We, at KNG, have exhaustively studied not-for-profit Boards and attempted to juxtapose their responsibilities with bank (for profit) Boards. While credit unions clearly qualify as not-for-profits, they are still required by regulators to maintain the demeanor of bank Boards without necessarily having the functional experience required of bank Board members.

Imagine the challenge of building a Board where the only required qualifications are reaching the age of 18 and not having caused a loss to the institution (essentially being “bondable”), that must be able to respond to regulators who presume that they will be equally qualified to read and understand a balance sheet, stay abreast of issues, regulations and the future of the financial services industry. Welcome to the Board of any credit union with significant scale and complexity.

The primary task for this Board was to clearly define the key attributes required of the next CEO. This requires a solid understanding of the future strategy and potential of the organization. This was most likely, and understandably, provided by the current CEO. However, the decision required a level of engagement and understanding far beyond that required in the past. It also required a sound understanding of and support for the key success indicators supporting the organizational strategy. This information was included in each monthly Board package but was understandably given minimal time and attention at the meetings.

This particular group of Board members became almost brutally candid in admitting their lack of true engagement in the past. It was a seminal moment that led to a great series of discussions resulting in a very well-considered internal hire for the next CEO.

We were proud to be a small part of this process, assessment and discovery by the Board. It made the challenge of being a productive Board member clear to me.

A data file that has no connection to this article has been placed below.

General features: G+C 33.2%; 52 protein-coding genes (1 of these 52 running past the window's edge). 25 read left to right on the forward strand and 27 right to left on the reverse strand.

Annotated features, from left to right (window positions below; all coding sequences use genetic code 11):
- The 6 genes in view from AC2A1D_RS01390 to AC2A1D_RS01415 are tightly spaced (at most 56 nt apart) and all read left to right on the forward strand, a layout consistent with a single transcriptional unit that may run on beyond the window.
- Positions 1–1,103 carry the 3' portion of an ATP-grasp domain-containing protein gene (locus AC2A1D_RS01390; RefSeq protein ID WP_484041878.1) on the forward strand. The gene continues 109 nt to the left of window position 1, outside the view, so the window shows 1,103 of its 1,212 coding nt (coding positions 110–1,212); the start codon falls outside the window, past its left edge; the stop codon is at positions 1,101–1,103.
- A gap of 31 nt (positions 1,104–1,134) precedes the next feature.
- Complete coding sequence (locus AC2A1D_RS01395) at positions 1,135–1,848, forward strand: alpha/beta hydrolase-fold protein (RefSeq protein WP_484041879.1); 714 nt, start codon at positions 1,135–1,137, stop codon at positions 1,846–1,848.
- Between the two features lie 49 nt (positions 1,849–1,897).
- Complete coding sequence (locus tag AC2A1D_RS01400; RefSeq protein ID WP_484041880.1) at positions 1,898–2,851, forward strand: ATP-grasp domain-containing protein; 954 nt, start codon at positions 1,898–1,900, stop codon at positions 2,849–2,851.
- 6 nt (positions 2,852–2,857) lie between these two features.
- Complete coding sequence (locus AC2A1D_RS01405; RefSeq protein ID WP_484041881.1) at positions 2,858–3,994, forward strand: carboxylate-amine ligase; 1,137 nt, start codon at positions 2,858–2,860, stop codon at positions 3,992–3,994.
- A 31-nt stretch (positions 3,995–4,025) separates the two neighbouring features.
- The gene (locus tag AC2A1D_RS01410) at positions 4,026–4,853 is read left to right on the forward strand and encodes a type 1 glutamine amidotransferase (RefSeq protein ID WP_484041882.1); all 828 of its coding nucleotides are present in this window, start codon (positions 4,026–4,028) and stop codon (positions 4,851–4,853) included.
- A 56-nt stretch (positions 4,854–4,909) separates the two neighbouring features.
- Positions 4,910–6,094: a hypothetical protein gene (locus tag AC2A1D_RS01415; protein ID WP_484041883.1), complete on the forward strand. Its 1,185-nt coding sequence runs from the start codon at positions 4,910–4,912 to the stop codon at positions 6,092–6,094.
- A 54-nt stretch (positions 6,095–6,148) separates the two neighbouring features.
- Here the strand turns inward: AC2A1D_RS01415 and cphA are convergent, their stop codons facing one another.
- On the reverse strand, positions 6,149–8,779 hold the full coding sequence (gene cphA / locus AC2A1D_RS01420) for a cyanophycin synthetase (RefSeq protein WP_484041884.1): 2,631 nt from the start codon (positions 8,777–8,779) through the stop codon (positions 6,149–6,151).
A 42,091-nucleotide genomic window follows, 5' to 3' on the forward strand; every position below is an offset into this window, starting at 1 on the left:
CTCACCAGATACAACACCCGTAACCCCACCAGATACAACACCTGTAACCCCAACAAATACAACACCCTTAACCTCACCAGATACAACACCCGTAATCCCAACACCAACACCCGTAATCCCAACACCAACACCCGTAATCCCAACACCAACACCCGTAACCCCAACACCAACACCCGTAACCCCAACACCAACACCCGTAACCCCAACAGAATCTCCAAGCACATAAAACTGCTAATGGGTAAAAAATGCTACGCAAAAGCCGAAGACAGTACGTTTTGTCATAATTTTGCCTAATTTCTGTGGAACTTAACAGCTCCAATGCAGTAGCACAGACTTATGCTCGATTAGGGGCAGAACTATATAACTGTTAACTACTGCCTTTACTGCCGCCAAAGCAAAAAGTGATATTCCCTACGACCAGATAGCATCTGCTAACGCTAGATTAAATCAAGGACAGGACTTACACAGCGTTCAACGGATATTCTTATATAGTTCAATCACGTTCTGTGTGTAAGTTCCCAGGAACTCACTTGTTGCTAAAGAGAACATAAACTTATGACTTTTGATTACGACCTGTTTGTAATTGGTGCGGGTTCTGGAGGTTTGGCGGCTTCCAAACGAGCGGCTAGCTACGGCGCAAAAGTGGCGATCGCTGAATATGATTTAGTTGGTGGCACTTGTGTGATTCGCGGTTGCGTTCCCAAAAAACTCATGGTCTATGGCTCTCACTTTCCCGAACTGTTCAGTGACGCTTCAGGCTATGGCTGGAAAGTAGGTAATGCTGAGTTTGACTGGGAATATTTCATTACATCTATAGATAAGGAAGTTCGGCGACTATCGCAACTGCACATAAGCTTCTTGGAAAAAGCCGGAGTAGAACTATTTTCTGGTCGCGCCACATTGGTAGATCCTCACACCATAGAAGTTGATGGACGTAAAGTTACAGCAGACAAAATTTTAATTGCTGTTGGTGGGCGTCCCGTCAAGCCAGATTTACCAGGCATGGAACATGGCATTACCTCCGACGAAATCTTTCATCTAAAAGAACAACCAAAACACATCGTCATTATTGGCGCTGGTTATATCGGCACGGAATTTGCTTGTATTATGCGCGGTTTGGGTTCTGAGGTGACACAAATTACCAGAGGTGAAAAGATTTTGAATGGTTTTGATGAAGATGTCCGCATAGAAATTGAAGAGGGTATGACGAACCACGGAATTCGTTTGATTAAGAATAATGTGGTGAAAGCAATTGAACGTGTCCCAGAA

This experience and “epiphany” have led us at KNG to develop an Institute dedicated to the advancement of strong Board governance. The objective is to develop a strong collaborative working relationship between the CEO and Board that insures a strong return to the members of the credit union.

Based on our work and surveying of Boards and CEOs our Institute will focus on the answering the following questions:

  • What are the most important skill sets required of Board members?
  • How have the key attributes of Board members changed over the past several years?
  • At what level of credit union sophistication do the key attributes and requirements of the Board change?
  • What is the role of the CEO in the definition, growth and maintenance of the necessary Board skills and abilities?
  • What are the key concerns of Board members and how can they be productively discussed and addressed?
  • What are the key concerns of the CEO, related to the Board, and how can they be productively discussed and addressed?
  • The tenure of CEOs of many of the largest credit unions has brought about a renewed focus on executive succession planning. Equally important is the question of Board succession planning?
    • How do Boards insure diversity of thought and perspective among their number?
    • How do Boards move from a reliance on the former sponsor organization to a broader reach that is reflective of their new field of membership?
    • How do Boards hold themselves accountable for excellence in governance?